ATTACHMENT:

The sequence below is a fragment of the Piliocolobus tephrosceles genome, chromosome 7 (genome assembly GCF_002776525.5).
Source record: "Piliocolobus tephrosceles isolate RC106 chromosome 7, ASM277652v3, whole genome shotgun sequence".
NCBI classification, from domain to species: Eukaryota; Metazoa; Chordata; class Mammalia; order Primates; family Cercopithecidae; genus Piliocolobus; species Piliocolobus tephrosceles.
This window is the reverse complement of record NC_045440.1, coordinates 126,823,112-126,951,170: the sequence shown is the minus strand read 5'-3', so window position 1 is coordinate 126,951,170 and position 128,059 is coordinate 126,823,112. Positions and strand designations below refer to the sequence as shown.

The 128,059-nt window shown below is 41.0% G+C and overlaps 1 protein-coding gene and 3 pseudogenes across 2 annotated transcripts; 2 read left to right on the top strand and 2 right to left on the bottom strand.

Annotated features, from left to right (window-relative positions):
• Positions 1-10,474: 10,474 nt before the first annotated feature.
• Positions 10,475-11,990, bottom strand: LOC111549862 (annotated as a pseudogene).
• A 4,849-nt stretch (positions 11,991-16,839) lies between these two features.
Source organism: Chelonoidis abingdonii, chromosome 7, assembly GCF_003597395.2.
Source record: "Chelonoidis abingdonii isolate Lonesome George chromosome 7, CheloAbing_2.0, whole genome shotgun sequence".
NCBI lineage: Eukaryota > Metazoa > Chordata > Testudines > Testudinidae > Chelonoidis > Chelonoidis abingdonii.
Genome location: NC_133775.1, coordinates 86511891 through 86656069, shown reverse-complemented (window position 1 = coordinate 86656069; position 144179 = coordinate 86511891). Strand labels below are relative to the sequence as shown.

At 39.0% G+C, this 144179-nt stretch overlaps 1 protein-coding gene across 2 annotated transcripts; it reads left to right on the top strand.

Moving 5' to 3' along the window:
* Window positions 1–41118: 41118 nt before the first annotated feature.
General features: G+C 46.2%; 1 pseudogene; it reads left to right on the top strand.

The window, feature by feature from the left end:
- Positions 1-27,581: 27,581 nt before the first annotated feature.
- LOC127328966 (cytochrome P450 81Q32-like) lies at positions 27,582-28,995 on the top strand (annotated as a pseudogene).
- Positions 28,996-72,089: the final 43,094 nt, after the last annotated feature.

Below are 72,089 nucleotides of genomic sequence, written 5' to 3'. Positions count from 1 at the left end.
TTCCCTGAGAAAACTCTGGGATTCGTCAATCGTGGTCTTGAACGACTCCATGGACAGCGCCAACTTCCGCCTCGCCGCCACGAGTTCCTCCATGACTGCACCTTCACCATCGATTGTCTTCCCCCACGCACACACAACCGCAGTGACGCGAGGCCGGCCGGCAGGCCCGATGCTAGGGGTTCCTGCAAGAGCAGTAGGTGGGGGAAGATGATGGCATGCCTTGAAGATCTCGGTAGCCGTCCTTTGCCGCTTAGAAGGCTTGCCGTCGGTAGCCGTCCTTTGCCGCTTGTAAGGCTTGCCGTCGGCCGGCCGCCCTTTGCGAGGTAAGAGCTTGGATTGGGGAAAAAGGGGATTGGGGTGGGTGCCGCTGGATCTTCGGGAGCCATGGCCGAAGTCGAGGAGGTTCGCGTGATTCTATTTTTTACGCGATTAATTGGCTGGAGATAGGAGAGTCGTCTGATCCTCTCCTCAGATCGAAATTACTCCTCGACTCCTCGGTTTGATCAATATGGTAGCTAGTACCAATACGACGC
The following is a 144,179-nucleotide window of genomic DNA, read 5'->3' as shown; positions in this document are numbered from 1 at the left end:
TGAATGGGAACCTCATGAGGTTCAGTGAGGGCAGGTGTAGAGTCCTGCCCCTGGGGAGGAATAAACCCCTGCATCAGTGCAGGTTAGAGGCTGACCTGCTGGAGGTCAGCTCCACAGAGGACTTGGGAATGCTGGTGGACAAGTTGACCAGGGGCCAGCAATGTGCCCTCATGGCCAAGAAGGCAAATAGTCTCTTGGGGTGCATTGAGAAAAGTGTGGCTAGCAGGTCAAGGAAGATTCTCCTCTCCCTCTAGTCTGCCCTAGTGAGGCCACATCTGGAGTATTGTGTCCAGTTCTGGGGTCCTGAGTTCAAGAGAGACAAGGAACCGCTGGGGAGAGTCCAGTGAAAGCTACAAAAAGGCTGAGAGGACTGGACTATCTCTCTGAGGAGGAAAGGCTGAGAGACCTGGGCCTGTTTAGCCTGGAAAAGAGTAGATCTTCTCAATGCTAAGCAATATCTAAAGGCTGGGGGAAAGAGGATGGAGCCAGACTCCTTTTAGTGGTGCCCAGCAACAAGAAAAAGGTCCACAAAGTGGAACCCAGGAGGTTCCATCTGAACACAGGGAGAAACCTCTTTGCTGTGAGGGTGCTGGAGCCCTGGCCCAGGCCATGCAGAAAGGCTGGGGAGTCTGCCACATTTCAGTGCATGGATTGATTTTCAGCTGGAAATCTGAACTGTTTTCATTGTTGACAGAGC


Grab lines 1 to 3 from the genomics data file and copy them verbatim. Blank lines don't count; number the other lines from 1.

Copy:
The sequence below is a fragment of the Piliocolobus tephrosceles genome, chromosome 7 (genome assembly GCF_002776525.5).
Source record: "Piliocolobus tephrosceles isolate RC106 chromosome 7, ASM277652v3, whole genome shotgun sequence".
NCBI classification, from domain to species: Eukaryota; Metazoa; Chordata; class Mammalia; order Primates; family Cercopithecidae; genus Piliocolobus; species Piliocolobus tephrosceles.